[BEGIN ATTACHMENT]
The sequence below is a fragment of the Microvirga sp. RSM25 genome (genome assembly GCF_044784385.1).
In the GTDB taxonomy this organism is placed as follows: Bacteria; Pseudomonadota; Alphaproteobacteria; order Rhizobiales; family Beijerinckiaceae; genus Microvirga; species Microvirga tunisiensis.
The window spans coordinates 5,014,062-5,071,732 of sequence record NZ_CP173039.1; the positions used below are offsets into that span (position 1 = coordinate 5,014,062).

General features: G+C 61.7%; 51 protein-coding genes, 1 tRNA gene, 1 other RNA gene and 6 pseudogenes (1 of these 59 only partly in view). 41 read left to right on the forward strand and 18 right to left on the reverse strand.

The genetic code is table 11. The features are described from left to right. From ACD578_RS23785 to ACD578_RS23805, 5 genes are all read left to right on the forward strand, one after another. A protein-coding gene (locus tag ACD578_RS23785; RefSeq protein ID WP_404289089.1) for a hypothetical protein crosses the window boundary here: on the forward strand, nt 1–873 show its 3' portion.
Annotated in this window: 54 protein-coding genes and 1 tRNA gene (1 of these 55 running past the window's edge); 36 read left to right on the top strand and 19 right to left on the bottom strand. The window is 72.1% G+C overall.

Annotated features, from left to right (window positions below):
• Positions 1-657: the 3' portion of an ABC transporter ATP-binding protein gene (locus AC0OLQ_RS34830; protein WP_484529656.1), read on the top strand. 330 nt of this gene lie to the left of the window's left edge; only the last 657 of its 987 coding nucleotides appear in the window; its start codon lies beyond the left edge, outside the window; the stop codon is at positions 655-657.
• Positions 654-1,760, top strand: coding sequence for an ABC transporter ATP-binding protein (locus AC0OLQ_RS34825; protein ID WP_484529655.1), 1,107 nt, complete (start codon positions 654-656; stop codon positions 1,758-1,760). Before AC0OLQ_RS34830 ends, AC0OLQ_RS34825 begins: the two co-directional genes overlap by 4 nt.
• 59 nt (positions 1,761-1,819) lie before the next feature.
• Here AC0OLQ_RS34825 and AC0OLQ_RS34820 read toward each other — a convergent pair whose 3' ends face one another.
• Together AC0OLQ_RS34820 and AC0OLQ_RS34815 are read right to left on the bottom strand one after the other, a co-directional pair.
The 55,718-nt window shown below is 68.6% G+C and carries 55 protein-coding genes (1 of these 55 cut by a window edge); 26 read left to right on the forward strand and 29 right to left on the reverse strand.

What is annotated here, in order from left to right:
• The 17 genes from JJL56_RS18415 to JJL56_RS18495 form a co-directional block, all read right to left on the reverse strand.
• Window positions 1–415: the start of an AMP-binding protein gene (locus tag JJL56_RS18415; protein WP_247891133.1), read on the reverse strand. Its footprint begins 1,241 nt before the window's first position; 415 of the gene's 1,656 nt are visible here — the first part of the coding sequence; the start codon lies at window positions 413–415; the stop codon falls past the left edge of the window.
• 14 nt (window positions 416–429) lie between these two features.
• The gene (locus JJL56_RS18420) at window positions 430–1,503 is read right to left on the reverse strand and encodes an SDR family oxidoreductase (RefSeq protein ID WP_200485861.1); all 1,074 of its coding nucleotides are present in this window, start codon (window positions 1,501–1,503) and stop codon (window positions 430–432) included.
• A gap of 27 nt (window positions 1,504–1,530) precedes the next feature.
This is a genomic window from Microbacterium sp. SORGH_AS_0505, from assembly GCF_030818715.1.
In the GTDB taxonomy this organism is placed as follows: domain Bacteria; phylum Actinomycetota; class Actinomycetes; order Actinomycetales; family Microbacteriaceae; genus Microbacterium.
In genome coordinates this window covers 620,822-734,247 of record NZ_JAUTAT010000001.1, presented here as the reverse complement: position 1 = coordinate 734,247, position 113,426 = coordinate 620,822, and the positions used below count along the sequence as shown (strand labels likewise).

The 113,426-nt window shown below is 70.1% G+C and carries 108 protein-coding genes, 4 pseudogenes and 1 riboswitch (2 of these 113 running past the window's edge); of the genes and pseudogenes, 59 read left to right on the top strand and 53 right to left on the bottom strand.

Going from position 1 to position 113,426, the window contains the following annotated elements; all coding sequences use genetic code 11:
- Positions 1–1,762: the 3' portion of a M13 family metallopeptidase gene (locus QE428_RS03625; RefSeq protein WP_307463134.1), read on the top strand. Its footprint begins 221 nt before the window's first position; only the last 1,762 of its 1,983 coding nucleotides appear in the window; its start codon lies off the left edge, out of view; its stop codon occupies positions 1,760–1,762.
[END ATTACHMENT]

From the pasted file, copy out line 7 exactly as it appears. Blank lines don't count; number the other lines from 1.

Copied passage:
Annotated features, from left to right (window positions below):